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Mike Allen


Latest posts by Mike Allen

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Plant ID please

Posted: Yesterday at 23:48

Try.  Cuckoopint.

Human irrigation system

Posted: Yesterday at 23:20

Yes.  Amanda insists that she takes me and brings me back.  In a similar vane. I do the same for her.  She, sadly is a very sick chic.  She has recently undergone extensive mouth surgery.  Thankfully the growths were not of the big C class. She is also disabled due medical negligence.  Since losing Val , my beloved wife. 14.2 1944 to 9.6.2010. Amanda has so often said.  Dad. Now we are so close.  Val and I always treated both our daughters equal.  Today for instance.  Amand, Josh and Chloee, we went to Broarstairs for a day out.  What a dump.  Mid you.  The sea was really wild and savage. In the end.  We all had a great day together.  My grand-daughter Chloee, she is the spitting image od Val.  She's only 14, but she is all woman. So the hugs etc. constantly remind me of Val. I  try to calm my fears etc.  Val was avictime of heart diseas.  Mitral vale disease. The day prior to her op.  We chatted and agreed. that our love was for eternity.  Both of us held to a strict belief.  We both realised that her op the next day, was a one way ticket.  Her last words to me were.  Well I wont kmow anything about it.  Take care Mike..

 

So folks.  What have I got to fear... Hey you lot of gardeners. Silly as it might sound.  Mike is puting on his best front. Tracey. who knows.  I might still become an author.  Much love to you all.

Human irrigation system

Posted: Yesterday at 22:57

Hey! Mike is so full of gratitude etc.  When I think about it.  As far as I know. I have never met any of you..  WOW!   Simply from tiny acorns grow etc.  Truly folks.  This really is such a great website and forum.  As I have perhaps mentioned before.  Although I at one time had my sights set upon becoming a doctor.  My education was not good enough and family finances feel way short.  I am still interested in medicene etc., but mention, hospitals and doctors.   Mike is running for the exit.  Back to reality. Tomorrow is just a CT Scan, drink some iodine and let others view my innards. I wonder.  Could I charge viewing price???  Looking ahead, to the twelfth of next month.  Thankfully my youngest daughter Amanda. She has a Med. degree.  She explained a recently rec'd copy of a leter sent to my GP from the Urology consultant.  Seems that things are not so black and dismal as I may have thought.  Possibly the op on the 12th.  Might solve all the probs.  Possibly the total removal of the tumour might be done.  I will be so pleased.  Let's face it. Examminations of having things poked up one twiddly bits, it aint very nice.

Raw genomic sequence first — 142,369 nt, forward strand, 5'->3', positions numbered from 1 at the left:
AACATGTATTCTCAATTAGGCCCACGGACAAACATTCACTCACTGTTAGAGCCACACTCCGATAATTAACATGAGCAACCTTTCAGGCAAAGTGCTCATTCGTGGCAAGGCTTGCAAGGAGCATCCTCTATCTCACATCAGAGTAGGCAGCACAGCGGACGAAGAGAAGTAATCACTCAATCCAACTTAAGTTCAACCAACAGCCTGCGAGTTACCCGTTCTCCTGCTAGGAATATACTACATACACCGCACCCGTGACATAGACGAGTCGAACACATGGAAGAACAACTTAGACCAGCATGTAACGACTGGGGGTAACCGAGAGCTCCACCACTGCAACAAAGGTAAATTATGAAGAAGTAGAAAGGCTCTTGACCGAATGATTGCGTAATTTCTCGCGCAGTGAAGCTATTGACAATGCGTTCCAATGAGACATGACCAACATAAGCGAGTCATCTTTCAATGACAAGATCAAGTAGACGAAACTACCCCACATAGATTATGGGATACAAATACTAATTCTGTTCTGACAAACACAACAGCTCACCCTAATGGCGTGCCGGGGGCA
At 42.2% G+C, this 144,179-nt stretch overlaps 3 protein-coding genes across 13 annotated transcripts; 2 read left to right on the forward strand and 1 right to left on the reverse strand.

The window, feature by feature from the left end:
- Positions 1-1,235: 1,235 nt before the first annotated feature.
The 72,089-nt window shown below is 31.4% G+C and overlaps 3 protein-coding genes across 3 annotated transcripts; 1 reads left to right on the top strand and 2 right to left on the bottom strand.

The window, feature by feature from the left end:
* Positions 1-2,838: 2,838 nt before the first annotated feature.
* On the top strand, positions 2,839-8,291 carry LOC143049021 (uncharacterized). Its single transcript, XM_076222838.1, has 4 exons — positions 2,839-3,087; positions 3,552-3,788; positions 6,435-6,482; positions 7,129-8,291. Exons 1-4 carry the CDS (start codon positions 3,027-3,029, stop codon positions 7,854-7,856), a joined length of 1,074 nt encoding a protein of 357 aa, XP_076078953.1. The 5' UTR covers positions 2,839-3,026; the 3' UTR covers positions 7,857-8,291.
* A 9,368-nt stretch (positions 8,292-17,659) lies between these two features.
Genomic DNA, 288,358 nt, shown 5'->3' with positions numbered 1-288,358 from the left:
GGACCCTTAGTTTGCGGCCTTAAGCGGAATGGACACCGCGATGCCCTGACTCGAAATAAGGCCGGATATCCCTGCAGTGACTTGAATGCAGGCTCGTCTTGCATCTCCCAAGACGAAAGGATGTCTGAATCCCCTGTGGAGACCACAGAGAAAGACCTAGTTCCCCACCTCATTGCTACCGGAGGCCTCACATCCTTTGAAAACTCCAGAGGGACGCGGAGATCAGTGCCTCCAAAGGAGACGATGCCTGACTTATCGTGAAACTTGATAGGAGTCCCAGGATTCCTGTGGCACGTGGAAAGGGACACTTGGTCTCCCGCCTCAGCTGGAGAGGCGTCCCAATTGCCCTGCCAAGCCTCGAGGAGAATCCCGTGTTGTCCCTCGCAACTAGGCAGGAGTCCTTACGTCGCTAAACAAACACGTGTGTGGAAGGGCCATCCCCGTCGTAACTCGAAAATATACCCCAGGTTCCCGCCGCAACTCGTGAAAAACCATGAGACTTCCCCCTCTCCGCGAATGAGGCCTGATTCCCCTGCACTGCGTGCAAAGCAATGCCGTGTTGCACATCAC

However ny dear friends.  I have you faithful lot by my side.

Orchid Lady.  Hi Sweet. So you want me to write a book.  Thanks lass for the compliment of the rose expert. Actually folks.  I have a mate on a police forum.  He did 30yrs as a detective. Both he and I have been constantly badgered to write our memoire.  Believe it or not.  We both admit.  Competing chapter four, and we have said it all.  Nevertheless, where there's a will etc.  Dear Lady.  Rest assured.  Should this ever happen.  You will be the first to recieve a signed copy.  How's that?

 

Once again friends.  Thank you so much for your support.  Fondest regards.  Mike.

 

True lute

Posted: Yesterday at 22:30

Perhaps a name most are not familiar with.  Case I forget.  Please Google the name.  I first came in contact with a true-lute, when I was doing my groundsman cothanks to London University.  It really is such a simple tool.  In fact any guy with a workshed and an arc welder could easily knock one up in an evening.  On my course all those years back.  We used a hand version and a tractor drawn one.  The latter of course being so much larger. For those googling it, you will see.  Basically it is a frame made from angle iron.  Then the center is made up of four or five cross members.  From either end, two pieces were welded and met in the center with a stubby tube for the handle/shaft to fit.  The action and use.  The flattened side of the angle iron was used as a basic rake.  Topsoil etc would be spread on the ground.  Then the tru-lute would be used simply as a rake.  The expannce of the frame allowed for greater and more effective levelling of the soil/compost.  Flipping the frame over. The finer edge of the metal work proved it's worth.  For anyone with lawn problems.  I recommend this tool.  Mind you.  I am shocked at the present day price.  Believe me.  As I say. I could cut and weld one in an evening.  Back to the traing course.  The tractor drawn version.  Much larger and much heavier.  This really made short work of repairing and re-surfacing cinder running tracks.

All right .... own up .... which ones of you do this?

Posted: Yesterday at 22:07

Ah Scott.  I always say about church yards. So peaceful and quiet.

 

Phippa Smith.  Hi!